Generational GP Algorithm
According to “A Field Guide to Genetic Programming”, there are three basic steps to generational, Tree-based GP:

  1. Generate an initial, stochastic population.
  2. Iteratively perform selection, genetic operation, and evaluation:
    1. Evaluate each program (hypothesis) in the current population against the given dataset and determine how well it performed, the value recorded as a fitness score.
    2. Randomly select programs and compare their fitness scores.
    3. Apply one of three genetic operators to a copy of the leading program:
      • reproduction
      • mutation
      • crossover

      … then move the program into the subsequent generation.

    4. Evaluate all programs (hypotheses) in each new generation.
  3. Repeat until the user-defined termination criteria are met.

In GP, each generation is composed of a population of individual programs. Each program is a mathematical function that when executed against the given data, produces a value.

The initial population (generation 0) is composed of randomly constructed programs built upon user-defined arithmetic, trigonometric, or boolean operators, and user-defined operands, variables which represent specific data parameters. The quantity of programs in the initial and all subsequent populations is defined by the user, and remains constant throughout the entire run.

The entire initial population is evaluated, meaning each individual program is executed against the given dataset, producing a single outcome per program. This outcome is measured against the known solution, and recorded as the fitness score. From this initial population, individuals programs are randomly selected for a tournament in which the program with the best fitness score is copied into the subsequent generation, following application of a genetic operator:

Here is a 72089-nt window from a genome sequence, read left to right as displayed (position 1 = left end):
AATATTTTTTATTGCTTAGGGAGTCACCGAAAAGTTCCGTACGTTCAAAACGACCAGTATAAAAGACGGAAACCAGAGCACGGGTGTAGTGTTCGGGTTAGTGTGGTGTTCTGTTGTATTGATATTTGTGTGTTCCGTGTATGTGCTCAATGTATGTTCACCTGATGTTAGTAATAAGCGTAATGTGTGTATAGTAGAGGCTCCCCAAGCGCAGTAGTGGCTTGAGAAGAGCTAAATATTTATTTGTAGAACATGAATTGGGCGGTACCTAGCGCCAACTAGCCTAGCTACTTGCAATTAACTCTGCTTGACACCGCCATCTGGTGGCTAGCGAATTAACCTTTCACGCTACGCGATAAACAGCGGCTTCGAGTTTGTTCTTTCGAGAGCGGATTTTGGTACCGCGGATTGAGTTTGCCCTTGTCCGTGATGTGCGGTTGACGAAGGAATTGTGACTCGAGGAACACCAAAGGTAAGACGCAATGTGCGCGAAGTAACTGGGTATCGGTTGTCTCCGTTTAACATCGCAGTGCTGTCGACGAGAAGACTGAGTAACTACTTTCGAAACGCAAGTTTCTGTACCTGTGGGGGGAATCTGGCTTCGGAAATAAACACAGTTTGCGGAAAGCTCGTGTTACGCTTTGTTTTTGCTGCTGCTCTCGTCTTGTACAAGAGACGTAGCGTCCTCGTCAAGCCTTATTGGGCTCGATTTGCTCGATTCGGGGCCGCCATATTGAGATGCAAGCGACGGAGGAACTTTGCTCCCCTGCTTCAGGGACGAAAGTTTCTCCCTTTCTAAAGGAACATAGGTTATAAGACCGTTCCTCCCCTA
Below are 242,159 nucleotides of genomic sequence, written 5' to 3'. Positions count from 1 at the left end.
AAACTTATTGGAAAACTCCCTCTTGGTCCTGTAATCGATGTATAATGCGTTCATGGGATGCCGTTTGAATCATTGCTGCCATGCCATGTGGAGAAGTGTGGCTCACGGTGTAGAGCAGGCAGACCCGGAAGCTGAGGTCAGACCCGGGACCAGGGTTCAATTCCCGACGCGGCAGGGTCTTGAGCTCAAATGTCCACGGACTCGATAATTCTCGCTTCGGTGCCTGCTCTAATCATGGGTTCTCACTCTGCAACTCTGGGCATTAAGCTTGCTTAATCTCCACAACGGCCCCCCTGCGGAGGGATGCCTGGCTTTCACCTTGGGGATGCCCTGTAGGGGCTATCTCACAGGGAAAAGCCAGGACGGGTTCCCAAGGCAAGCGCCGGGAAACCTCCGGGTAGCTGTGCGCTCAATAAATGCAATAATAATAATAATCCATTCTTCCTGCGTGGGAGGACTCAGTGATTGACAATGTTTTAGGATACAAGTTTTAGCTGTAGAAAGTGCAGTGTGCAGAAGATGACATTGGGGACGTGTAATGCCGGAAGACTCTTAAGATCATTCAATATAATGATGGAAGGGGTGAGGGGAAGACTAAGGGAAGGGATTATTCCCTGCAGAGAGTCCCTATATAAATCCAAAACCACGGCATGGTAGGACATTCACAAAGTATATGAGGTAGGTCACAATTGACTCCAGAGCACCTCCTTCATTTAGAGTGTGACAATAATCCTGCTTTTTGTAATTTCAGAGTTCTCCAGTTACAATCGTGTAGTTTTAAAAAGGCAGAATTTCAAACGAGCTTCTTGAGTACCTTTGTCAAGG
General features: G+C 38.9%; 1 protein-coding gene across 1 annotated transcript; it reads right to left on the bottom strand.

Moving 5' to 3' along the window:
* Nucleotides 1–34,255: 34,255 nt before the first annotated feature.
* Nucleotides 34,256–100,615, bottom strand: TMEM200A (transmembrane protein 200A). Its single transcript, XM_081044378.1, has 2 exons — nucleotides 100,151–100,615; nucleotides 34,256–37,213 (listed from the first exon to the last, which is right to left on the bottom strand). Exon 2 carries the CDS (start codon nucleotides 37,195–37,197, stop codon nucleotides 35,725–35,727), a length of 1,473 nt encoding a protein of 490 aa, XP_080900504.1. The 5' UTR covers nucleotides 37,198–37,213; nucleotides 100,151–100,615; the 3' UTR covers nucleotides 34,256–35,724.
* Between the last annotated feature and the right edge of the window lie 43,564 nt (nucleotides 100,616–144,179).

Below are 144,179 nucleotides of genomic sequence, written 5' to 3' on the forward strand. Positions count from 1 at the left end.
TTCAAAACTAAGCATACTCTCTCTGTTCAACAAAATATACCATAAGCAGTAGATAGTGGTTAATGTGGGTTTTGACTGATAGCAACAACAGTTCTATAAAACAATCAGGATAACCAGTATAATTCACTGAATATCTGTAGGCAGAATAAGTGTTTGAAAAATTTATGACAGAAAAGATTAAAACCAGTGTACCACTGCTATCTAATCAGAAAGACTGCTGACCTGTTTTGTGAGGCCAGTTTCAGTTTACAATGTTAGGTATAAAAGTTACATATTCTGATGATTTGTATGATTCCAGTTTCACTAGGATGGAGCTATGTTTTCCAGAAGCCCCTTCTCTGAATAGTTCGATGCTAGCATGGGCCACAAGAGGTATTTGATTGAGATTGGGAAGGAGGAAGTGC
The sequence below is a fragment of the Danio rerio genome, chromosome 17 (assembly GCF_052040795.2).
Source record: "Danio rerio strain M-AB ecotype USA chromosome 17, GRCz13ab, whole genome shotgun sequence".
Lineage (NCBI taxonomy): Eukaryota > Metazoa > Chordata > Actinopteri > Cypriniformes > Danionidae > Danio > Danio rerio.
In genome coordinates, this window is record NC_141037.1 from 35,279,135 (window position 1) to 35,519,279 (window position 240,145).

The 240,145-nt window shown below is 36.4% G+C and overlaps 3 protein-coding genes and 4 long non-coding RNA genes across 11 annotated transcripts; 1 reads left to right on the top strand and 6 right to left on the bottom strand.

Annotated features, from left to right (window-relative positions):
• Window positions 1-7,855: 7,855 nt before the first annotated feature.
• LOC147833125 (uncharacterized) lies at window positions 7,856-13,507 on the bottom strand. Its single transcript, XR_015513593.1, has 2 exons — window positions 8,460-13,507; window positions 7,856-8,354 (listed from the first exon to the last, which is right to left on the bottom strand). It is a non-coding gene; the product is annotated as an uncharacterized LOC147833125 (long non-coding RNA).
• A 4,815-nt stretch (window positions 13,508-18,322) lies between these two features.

1. With reproduction, the program is copied without modification.
  2. With mutation, a portion of the program is randomly modified.
  3. With crossover, two programs are selected to contribute a portion of their own code to a new program.

Each mutation and crossover might result in a reduction or improvement in the fitness score for each individual program. As with the initial population, all programs in each new generation are evaluated, randomly selected for a tournament, and then evolved for the subsequent generation. Because those programs selected exhibit the highest fitness score, their contribution to the next generation enables an overall improvement. This process continues until the user-defined termination criteria are met.

This page is from the MSc thesis of Kai Staats, “Genetic Programming Applied to RFI Mitigation in Radio Astronomy